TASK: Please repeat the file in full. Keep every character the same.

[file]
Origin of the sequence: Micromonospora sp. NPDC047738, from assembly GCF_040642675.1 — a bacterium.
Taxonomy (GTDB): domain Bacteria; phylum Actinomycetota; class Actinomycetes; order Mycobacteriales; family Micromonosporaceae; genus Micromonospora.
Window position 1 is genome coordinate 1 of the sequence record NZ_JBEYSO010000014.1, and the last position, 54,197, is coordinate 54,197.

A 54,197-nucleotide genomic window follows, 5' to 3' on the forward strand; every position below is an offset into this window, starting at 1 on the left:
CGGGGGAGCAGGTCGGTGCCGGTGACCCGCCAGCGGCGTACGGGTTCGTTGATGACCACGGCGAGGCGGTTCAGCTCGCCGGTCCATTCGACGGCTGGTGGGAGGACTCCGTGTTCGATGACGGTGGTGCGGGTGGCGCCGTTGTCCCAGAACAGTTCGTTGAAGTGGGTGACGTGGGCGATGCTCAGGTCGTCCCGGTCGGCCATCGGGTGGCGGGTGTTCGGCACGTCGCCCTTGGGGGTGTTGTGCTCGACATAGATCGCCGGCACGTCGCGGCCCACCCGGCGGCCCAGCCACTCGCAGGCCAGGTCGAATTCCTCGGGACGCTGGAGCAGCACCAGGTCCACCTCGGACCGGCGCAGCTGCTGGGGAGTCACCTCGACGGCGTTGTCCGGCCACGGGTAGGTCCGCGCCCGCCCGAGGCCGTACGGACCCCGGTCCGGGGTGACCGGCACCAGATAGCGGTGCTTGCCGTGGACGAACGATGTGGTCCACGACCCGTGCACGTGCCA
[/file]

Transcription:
Origin of the sequence: Micromonospora sp. NPDC047738, from assembly GCF_040642675.1 — a bacterium.
Taxonomy (GTDB): domain Bacteria; phylum Actinomycetota; class Actinomycetes; order Mycobacteriales; family Micromonosporaceae; genus Micromonospora.
Window position 1 is genome coordinate 1 of the sequence record NZ_JBEYSO010000014.1, and the last position, 54,197, is coordinate 54,197.

A 54,197-nucleotide genomic window follows, 5' to 3' on the forward strand; every position below is an offset into this window, starting at 1 on the left:
CGGGGGAGCAGGTCGGTGCCGGTGACCCGCCAGCGGCGTACGGGTTCGTTGATGACCACGGCGAGGCGGTTCAGCTCGCCGGTCCATTCGACGGCTGGTGGGAGGACTCCGTGTTCGATGACGGTGGTGCGGGTGGCGCCGTTGTCCCAGAACAGTTCGTTGAAGTGGGTGACGTGGGCGATGCTCAGGTCGTCCCGGTCGGCCATCGGGTGGCGGGTGTTCGGCACGTCGCCCTTGGGGGTGTTGTGCTCGACATAGATCGCCGGCACGTCGCGGCCCACCCGGCGGCCCAGCCACTCGCAGGCCAGGTCGAATTCCTCGGGACGCTGGAGCAGCACCAGGTCCACCTCGGACCGGCGCAGCTGCTGGGGAGTCACCTCGACGGCGTTGTCCGGCCACGGGTAGGTCCGCGCCCGCCCGAGGCCGTACGGACCCCGGTCCGGGGTGACCGGCACCAGATAGCGGTGCTTGCCGTGGACGAACGATGTGGTCCACGACCCGTGCACGTGCCA